Richard Cobb-Stevens, in his essay, “The beginnings of phenomenology: Husserl and his predecessors,” (Chapter 1; Continental Philosophy in the Twentieth Century, edited by Richard Kearney), says that Husserl’s “principal contribution to philosophy was his development of the concept of intentionality. He reasserted and revitalized the premodern thesis that our cognitional acts are intentional, i.e., that they reach out beyond sensa to things in the world. When we think or speak about things, and when we perceive them, we deal with those things and not with mental intermediaries. Intentionality is our openness to the world, our transcending mode of being. Husserl also developed the implications of this fundamental thesis. He repudiated Locke’s interpretation of ‘mind’ as an inner space set off from the rest of nature, and he rejected Kant’s distinction between phenomena and things-in-themselves. He also rejected the view that the task of philosophy is to guarantee that our concepts and theories somehow mirror the world.”
In his 1931 book Ideas: General Introduction to Pure Phenomenology, Husserl offers a detailed explanation of the phenomenological method. But he first articulated his ideas on phenomenology in his lectures given at Gottingen University in 1906-7. In these lectures he characterizes his phenomenology in explicit transcendent terms and introduces the notions of the epoche and reduction (the terms are often interchangeable), while also clarifying the notions of immanence and transcendence.
By positing a distinction between phenomenology as a science of pure consciousness, and psychology as a science of empirical facts, Husserl tries to negate the reductionist tendencies in psychology. He notes that the domain of pure consciousness is different from the domain of real experience, and that phenomenology is a study of pure phenomena and not of actual experiences, or actual facts and realities. Here’s an excerpt from the essay by Richard Cobb-Stevens:
“According to Husserl, modern descriptions of the relationship between immanence and transcendence tend to invoke two complementary themes: inside versus outside and accessibility versus inaccessibility. When immanence is described as an enclosure containing mental processes and impressions, transcendence is correspondingly defined as whatever remains outside of that enclosure. When immanence is described as a region of indubitable givenness, transcendence is defined as a region populated by unknowable things-in-themselves. Most epistemologies combine these two senses of the relationship between immanence and transcendence. They first conflate mental acts and their contents by describing both as ‘contained’ within the mind’s psychic processes. They then construe the enigma of cognition as a problem of how to establish a connection between intra-mental representations and extra-mental things. The ‘unspoken assumption’ of these theories is that our cognitive processes are devoid of intentional import. This, according to Husserl, is the ‘fatal mistake’ of modern philosophy. Husserl praises Hume for acknowledging that this way of formulating the problem would in the end lead only to scepticism, but he adds that Hume’s scepticism is itself riddled with contradictions. On the one hand, Hume degrades to the status of fictions everything that transcends impressions and ideas. On the other hand, he ascribes to the processes of mind the same sort of reality as the transcendent things that we would reach if we could somehow break out of the circle of immanence. Husserl concludes that whenever philosophers ask about the possibility of cognition in a way that implies that ‘cognition is a thing apart from its object’, or that ‘cognition is given but the object of cognition is not given’, they introduce an inappropriate notion of transcendence, which in turn entails an inappropriate interpretation of immanence.”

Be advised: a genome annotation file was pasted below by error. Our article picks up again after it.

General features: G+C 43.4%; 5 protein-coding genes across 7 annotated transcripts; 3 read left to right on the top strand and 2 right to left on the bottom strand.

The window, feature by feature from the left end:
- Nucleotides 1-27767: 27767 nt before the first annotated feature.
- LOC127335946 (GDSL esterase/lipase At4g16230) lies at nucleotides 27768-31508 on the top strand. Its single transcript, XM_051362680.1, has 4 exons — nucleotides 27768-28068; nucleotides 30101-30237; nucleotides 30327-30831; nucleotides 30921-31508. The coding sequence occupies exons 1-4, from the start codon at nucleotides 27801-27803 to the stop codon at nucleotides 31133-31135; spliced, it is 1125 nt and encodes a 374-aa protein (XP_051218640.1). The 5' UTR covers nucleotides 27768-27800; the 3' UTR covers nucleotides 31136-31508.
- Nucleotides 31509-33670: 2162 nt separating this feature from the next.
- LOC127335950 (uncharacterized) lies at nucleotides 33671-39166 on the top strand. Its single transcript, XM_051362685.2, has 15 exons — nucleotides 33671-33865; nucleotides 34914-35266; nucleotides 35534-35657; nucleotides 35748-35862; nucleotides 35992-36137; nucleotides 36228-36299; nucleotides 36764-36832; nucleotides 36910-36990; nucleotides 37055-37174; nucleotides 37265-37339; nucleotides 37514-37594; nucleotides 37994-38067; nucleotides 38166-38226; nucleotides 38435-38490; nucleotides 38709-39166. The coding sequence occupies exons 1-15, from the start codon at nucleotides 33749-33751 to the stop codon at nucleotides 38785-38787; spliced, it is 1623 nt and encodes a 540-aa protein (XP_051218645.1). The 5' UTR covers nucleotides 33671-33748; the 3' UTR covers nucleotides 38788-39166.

Husserl is of the view that philosophy needs a new way of thinking and a new critique of reason. He proposes a radical method which requires the bracketing (epoche) or suspension of natural convictions. He holds that when empirical data is bracketed away from further investigation, it will leave pure consciousness, pure phenomena, and the pure ego as the residue of phenomenological reduction. Richard Cobb-Stevens points out that Husserl immediately distinguishes his new method from Descartes’ doubt:
“Descartes’ goal was to establish certitude about the existence of the thinking self and transcendent things. Husserl has no interest in such a project. His goal is simply to uncover the essence of cognition. He points out that Descartes failed to grasp the essence of cognition because he defined himself, qua, inquirer, as a ‘thinking thing’ having the same status as the transcendent things whose existence he had called into doubt. The purpose of the new method is to free us from this incoherent interpretation of transcendence, and consequently to enable us to redefine both transcendence and immanence. When we bracket everything within the realm of transcendence (as it is understood by Descartes and Hume), we in fact exclude nothing more than the incoherent interpretation of transcendent being as a region situated beyond the range of our knowledge. In so far as the mind’s ‘inside’ is interpreted as having the same sort of ontological status, it too must be bracketed. This approach permits us to redefine immanence, in a broader sense, as the zone of all manifestation, wherein both immanent objects (considered now, in a narrower sense, as reflectively intuited experiences) and their intentional correlates (transcendent things) appear to us. Immanent and transcendent objects are now distinguished in terms of their different styles of appearing, rather than by appeal to the difference between intra-mental appearance and extra-mental being.”